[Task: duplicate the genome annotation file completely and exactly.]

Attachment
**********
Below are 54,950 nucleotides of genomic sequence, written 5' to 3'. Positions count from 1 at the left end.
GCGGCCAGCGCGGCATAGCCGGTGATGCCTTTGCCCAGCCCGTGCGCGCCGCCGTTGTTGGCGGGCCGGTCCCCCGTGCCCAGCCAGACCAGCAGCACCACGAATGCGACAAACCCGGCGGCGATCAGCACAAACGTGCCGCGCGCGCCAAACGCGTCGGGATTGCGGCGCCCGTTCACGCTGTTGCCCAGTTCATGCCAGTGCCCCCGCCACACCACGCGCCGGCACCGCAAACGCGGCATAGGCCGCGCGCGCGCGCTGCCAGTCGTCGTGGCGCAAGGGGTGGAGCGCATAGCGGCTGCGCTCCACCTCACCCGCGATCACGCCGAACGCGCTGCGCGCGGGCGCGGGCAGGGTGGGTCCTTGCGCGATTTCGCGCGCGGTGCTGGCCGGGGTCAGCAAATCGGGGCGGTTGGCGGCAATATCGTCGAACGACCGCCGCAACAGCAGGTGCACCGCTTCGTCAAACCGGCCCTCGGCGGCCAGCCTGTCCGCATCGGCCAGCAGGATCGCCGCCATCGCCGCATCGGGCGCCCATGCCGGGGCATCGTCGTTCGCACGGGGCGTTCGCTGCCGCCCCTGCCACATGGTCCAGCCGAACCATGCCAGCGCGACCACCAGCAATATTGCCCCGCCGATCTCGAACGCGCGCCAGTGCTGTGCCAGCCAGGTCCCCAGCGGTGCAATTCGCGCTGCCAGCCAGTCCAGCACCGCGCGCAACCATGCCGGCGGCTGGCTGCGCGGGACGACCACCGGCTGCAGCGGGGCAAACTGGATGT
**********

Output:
Below are 54,950 nucleotides of genomic sequence, written 5' to 3'. Positions count from 1 at the left end.
GCGGCCAGCGCGGCATAGCCGGTGATGCCTTTGCCCAGCCCGTGCGCGCCGCCGTTGTTGGCGGGCCGGTCCCCCGTGCCCAGCCAGACCAGCAGCACCACGAATGCGACAAACCCGGCGGCGATCAGCACAAACGTGCCGCGCGCGCCAAACGCGTCGGGATTGCGGCGCCCGTTCACGCTGTTGCCCAGTTCATGCCAGTGCCCCCGCCACACCACGCGCCGGCACCGCAAACGCGGCATAGGCCGCGCGCGCGCGCTGCCAGTCGTCGTGGCGCAAGGGGTGGAGCGCATAGCGGCTGCGCTCCACCTCACCCGCGATCACGCCGAACGCGCTGCGCGCGGGCGCGGGCAGGGTGGGTCCTTGCGCGATTTCGCGCGCGGTGCTGGCCGGGGTCAGCAAATCGGGGCGGTTGGCGGCAATATCGTCGAACGACCGCCGCAACAGCAGGTGCACCGCTTCGTCAAACCGGCCCTCGGCGGCCAGCCTGTCCGCATCGGCCAGCAGGATCGCCGCCATCGCCGCATCGGGCGCCCATGCCGGGGCATCGTCGTTCGCACGGGGCGTTCGCTGCCGCCCCTGCCACATGGTCCAGCCGAACCATGCCAGCGCGACCACCAGCAATATTGCCCCGCCGATCTCGAACGCGCGCCAGTGCTGTGCCAGCCAGGTCCCCAGCGGTGCAATTCGCGCTGCCAGCCAGTCCAGCACCGCGCGCAACCATGCCGGCGGCTGGCTGCGCGGGACGACCACCGGCTGCAGCGGGGCAAACTGGATGT